During a short visit to Jakarta to attend the Alumni Awards Gala Dinner hosted by the French Embassy and Institut Français d’Indonésie (IFI) at Raffles Hotel on March 26, Indonesia Tatler had the chance to have a quick conversation with the legendary French actress Catherine Deneuve. How could we resist?
Regarding your choice of movie roles, what are the differences between now and when you were younger?
I think my choices have always been based on my interest of the part in the film, as well as my curiosity for new experiences, and also based on the character of the script or the story.
What is the most powerful character you’ve played so far?
I don’t know [laughs]. There are so many films, I cannot just choose one. However, I have to say that working with director André Téchiné has been such an important experience for me—we have done around six or seven films together, and I am actually going to do a film with him next year.
You’ve received several lifetime achievement awards, so what is your greatest achievement so far?
Yes, it is very beautiful and very special, but I do not have a word for “achievement” because it is generally said by other people. Either that, or after a certain time in the industry, you start receiving awards—so you speak the word “achievement”.
Still, for me achievement is not really a part of my life because it means “finished” and I do not feel that way.
You are an icon of arthouse films—you’ve worked with François Truffaut and Roman Polanski. Should an opportunity present itself to work with Indonesian directors, would you prefer arthouse or commercial films?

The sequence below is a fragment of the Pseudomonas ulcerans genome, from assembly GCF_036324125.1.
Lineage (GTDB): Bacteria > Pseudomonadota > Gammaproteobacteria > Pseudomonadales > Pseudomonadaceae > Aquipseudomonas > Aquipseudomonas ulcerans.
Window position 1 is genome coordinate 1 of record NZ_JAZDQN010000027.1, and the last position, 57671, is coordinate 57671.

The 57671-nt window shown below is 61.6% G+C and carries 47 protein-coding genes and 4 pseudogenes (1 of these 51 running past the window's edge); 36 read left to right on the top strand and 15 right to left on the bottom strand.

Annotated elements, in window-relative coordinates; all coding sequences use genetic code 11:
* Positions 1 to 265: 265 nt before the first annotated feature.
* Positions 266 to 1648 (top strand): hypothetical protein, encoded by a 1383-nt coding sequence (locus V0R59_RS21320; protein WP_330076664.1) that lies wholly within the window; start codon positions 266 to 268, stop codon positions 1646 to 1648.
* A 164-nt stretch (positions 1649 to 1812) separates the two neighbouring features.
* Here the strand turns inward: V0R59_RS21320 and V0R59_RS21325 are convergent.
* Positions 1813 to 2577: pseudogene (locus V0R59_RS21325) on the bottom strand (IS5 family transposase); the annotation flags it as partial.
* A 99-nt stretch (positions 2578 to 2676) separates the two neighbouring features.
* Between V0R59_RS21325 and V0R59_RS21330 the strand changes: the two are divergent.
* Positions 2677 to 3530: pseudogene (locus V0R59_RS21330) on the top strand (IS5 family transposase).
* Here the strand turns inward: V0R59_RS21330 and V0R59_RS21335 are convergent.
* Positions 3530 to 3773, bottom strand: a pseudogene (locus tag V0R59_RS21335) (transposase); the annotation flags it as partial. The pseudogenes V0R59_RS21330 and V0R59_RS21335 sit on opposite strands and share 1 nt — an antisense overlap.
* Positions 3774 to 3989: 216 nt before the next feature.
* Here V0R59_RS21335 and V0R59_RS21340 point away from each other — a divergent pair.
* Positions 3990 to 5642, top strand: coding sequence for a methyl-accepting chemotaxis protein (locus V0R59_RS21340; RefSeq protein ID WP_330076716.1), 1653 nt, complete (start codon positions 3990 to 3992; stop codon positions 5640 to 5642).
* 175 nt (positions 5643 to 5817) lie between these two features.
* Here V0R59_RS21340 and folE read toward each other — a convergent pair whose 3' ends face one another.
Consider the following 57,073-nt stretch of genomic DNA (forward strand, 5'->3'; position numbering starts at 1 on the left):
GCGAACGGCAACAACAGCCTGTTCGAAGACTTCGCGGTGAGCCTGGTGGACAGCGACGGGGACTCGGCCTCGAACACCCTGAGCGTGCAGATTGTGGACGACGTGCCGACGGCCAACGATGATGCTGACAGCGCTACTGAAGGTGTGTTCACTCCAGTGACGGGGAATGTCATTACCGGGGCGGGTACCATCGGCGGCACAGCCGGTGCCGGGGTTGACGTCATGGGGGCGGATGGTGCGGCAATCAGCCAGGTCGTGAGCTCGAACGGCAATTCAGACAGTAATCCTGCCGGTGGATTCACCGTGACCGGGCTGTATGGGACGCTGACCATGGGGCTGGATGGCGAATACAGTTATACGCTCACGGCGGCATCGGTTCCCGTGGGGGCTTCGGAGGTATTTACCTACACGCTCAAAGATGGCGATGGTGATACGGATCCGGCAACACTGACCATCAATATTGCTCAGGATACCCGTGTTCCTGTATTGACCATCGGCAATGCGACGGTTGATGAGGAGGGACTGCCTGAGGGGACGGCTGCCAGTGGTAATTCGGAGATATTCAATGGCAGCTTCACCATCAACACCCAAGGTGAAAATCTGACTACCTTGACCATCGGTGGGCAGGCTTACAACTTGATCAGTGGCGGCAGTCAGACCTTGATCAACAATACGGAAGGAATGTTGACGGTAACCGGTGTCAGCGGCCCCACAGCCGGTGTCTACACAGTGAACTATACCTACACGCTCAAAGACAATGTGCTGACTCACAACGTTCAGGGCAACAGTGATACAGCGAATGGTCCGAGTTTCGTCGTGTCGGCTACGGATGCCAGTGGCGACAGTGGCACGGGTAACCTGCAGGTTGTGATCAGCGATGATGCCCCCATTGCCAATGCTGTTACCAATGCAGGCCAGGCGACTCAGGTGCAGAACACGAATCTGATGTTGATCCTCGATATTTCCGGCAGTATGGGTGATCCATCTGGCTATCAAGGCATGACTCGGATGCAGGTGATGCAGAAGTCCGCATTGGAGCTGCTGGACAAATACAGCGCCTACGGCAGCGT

I would prefer arthouse films and work in Indonesia, because this is the best way to understand the people. I remembered when I was in Vietnam for two months to shoot Indochine, meeting with people and living with them—it was quite an incredible experience, more than when you are just visiting and feeling like a tourist.
It is very different when you work in another country.
Do you have any interest in working with American directors?
Honestly, I don’t see an American director casting a French actress to work on an American film; it would probably be a European director. I don’t think an American director would, unless he or she writes a story in a place or a situation in which you need a French-speaking actress. Otherwise there is no reason to do so.
What is your message for young people aspiring to have a career in the film industry?
Follow your instincts.